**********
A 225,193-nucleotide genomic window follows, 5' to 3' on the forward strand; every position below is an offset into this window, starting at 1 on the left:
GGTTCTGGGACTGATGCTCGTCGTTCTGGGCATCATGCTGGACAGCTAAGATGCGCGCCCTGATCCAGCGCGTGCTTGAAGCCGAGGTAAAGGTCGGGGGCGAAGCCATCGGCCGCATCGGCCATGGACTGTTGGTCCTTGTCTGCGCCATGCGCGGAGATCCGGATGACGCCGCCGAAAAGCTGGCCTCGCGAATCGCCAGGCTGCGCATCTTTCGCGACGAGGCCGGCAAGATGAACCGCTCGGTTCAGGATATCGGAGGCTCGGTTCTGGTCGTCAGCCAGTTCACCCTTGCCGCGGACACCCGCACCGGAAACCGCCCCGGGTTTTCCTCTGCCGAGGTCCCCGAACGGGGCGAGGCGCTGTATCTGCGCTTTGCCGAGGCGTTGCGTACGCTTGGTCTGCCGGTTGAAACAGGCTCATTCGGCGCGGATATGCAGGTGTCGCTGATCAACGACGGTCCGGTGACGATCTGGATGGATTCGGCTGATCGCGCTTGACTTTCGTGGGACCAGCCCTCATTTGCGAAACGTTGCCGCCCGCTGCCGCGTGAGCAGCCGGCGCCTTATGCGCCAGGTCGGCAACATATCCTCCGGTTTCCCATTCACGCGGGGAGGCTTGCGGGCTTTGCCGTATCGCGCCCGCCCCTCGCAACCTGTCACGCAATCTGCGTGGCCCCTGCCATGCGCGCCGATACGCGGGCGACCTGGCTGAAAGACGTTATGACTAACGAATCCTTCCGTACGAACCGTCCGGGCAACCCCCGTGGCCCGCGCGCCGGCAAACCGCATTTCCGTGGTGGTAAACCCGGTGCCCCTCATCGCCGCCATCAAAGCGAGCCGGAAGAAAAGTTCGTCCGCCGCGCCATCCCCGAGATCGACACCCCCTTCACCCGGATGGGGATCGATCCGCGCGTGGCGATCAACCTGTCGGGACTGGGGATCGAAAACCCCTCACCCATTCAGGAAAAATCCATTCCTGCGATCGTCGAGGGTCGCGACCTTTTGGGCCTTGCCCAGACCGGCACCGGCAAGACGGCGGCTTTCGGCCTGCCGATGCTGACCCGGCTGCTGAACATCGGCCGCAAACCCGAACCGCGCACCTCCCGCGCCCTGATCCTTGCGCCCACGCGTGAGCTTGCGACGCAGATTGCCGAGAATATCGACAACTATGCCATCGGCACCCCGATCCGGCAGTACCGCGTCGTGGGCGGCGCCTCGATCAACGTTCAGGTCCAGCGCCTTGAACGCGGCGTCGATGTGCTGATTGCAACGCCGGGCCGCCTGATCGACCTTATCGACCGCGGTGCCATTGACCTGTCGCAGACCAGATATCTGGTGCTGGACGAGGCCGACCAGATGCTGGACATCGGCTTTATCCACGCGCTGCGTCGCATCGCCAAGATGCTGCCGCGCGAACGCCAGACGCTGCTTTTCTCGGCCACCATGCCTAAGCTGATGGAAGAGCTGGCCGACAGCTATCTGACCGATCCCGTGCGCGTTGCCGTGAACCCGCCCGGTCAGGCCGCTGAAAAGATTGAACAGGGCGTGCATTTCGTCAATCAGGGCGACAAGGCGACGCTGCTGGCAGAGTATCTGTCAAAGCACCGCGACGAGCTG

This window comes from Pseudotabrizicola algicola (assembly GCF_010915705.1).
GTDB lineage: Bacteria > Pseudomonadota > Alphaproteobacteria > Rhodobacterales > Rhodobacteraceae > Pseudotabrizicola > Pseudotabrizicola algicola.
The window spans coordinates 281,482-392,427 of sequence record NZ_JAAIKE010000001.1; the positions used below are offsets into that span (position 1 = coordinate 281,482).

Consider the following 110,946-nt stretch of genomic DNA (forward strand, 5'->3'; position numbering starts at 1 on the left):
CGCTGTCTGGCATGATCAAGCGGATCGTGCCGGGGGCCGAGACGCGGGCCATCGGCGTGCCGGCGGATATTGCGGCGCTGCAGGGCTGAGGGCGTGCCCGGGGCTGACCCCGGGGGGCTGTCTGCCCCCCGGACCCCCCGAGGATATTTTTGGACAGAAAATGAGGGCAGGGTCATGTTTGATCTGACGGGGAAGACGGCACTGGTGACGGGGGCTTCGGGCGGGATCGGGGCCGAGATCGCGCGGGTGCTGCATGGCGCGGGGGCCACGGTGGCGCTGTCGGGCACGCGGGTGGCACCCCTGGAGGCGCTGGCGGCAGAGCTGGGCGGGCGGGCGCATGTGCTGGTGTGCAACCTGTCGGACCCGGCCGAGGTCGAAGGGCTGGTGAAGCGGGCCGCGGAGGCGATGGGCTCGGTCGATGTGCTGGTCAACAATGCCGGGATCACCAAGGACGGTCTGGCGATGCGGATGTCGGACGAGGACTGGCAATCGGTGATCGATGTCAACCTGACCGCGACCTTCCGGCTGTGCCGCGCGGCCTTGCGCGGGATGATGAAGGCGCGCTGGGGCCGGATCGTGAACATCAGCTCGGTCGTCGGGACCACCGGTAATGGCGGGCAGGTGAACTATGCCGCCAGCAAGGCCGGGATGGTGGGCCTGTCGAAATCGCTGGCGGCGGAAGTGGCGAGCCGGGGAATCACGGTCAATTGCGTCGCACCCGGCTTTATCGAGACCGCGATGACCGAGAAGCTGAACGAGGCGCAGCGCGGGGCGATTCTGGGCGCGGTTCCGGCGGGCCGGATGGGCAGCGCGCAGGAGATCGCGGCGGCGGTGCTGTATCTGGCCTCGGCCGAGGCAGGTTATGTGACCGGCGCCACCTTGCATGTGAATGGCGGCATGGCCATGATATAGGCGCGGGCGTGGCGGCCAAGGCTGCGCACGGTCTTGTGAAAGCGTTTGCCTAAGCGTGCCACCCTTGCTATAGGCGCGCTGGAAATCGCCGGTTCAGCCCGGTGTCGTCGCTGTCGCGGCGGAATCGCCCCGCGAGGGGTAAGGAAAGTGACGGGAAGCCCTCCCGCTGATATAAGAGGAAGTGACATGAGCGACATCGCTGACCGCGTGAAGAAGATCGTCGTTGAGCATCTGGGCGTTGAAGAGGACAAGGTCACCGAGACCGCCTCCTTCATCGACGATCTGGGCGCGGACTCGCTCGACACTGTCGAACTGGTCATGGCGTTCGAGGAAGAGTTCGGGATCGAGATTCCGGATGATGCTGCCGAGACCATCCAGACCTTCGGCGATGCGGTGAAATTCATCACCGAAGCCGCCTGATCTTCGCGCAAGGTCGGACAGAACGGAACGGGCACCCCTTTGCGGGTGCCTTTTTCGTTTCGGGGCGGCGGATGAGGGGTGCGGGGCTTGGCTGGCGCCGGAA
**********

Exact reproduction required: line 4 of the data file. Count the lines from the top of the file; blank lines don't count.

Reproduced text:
GTDB lineage: Bacteria > Pseudomonadota > Alphaproteobacteria > Rhodobacterales > Rhodobacteraceae > Pseudotabrizicola > Pseudotabrizicola algicola.